Although the John Carter books – about a heartbroken American civil war veteran who is astral-projected to the red planet – have influenced both Star Wars and Avatar, it is also an apparently odd choice for Stanton. He has, after all, set himself up as the architect of children’s dreams, much as Steven Spielberg did with ET in the 1980s. Stanton is great with fish and toys and robots, but actual real-life actors? A sci-fi epic? It’s tempting to see John Carter as a vanity project; Stanton read the Burroughs novels as a kid and now has the status to get pretty much any film greenlit – not always a good thing.When he is done in the edit, I talk to Stanton in a soulless conference room. He leans back in the office chair, runs a hand through his short red hair and smiles. I ask if he was concerned about the way sci-fi films tend to pay less attention to dialogue and narrative structure in favour of special effects. He bounces forward in the chair, looking genuinely shocked, short red hair standing to attention. “No! Whole worlds have had to be made up in the films I’ve worked on before, which can take years. Adapting a book is much easier. Although – and this might prove offensive to hard-core Burroughs fans – I’ve done a lot of tweaking of the source material because it was very two-dimensional: the hero saved the girl and then, oh my God, they’re going to fall off a cliff!”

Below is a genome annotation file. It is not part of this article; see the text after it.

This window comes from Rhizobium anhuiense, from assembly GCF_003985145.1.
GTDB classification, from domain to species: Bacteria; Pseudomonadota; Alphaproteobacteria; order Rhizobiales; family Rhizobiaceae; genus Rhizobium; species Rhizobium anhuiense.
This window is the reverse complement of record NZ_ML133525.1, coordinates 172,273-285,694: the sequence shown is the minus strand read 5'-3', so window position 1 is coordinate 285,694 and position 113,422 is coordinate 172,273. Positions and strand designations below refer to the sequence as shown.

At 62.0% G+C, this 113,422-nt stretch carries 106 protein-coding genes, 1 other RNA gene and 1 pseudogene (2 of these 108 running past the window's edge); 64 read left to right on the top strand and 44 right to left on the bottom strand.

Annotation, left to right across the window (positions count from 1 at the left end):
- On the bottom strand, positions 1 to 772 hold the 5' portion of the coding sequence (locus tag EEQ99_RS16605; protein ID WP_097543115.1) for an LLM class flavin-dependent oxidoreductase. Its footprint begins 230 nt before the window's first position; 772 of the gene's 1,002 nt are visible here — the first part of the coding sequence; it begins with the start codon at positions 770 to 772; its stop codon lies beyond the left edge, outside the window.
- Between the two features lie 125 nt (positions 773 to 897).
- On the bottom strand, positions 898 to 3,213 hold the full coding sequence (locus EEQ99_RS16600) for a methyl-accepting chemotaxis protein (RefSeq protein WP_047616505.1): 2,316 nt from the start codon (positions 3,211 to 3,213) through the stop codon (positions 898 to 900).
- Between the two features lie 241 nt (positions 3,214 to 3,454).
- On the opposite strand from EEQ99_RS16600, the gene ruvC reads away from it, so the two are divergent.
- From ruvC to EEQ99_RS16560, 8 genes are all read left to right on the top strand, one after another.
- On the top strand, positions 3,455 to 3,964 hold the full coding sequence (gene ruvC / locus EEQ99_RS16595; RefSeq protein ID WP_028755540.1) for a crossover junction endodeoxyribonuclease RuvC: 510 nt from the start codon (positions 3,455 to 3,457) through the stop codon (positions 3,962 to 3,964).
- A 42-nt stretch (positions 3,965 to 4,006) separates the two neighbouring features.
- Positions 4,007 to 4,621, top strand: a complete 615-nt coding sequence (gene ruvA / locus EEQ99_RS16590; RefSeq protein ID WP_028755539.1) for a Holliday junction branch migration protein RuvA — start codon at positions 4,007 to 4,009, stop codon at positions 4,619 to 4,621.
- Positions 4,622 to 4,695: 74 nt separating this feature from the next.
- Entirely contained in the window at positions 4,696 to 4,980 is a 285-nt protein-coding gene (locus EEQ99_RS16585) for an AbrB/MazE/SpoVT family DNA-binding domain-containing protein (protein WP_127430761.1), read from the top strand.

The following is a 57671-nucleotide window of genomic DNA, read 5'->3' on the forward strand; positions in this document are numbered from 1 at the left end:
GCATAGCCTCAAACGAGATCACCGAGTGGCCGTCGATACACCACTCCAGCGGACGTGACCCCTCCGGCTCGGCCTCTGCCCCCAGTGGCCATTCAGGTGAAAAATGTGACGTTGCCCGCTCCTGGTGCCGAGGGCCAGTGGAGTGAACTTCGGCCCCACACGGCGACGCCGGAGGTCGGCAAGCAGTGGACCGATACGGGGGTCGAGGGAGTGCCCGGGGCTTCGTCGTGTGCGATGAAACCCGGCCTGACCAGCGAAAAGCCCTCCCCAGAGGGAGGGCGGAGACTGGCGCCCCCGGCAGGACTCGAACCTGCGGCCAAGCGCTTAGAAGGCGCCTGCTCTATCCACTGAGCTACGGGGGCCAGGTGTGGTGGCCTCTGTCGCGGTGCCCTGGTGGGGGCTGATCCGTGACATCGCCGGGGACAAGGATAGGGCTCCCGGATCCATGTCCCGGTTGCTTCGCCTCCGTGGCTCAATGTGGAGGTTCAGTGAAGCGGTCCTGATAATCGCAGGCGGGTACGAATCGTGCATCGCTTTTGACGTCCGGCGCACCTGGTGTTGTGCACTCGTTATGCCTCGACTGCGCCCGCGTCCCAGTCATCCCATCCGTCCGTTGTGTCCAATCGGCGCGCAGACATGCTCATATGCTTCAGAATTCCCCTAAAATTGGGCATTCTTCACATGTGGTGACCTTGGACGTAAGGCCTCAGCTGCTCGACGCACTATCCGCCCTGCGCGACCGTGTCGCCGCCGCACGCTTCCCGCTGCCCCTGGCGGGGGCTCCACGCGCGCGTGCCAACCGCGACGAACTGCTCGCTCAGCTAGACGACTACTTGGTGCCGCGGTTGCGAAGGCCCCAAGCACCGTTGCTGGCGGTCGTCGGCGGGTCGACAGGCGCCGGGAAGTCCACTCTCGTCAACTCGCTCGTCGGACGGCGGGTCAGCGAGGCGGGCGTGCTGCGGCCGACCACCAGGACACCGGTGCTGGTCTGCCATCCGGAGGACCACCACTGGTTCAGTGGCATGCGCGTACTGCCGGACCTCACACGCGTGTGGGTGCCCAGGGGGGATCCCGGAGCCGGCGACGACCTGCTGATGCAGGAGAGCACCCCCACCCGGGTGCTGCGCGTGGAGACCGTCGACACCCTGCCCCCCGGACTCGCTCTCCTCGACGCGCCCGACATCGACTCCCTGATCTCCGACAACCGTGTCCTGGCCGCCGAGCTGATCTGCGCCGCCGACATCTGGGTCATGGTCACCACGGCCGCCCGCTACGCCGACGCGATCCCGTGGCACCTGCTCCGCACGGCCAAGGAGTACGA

Stanton was, however, smart enough to invite American author Michael Chabon in to work on the script. “He brought a polish and finesse to the dialogue that was just classes above mine. It was like having this wonderful quality check.”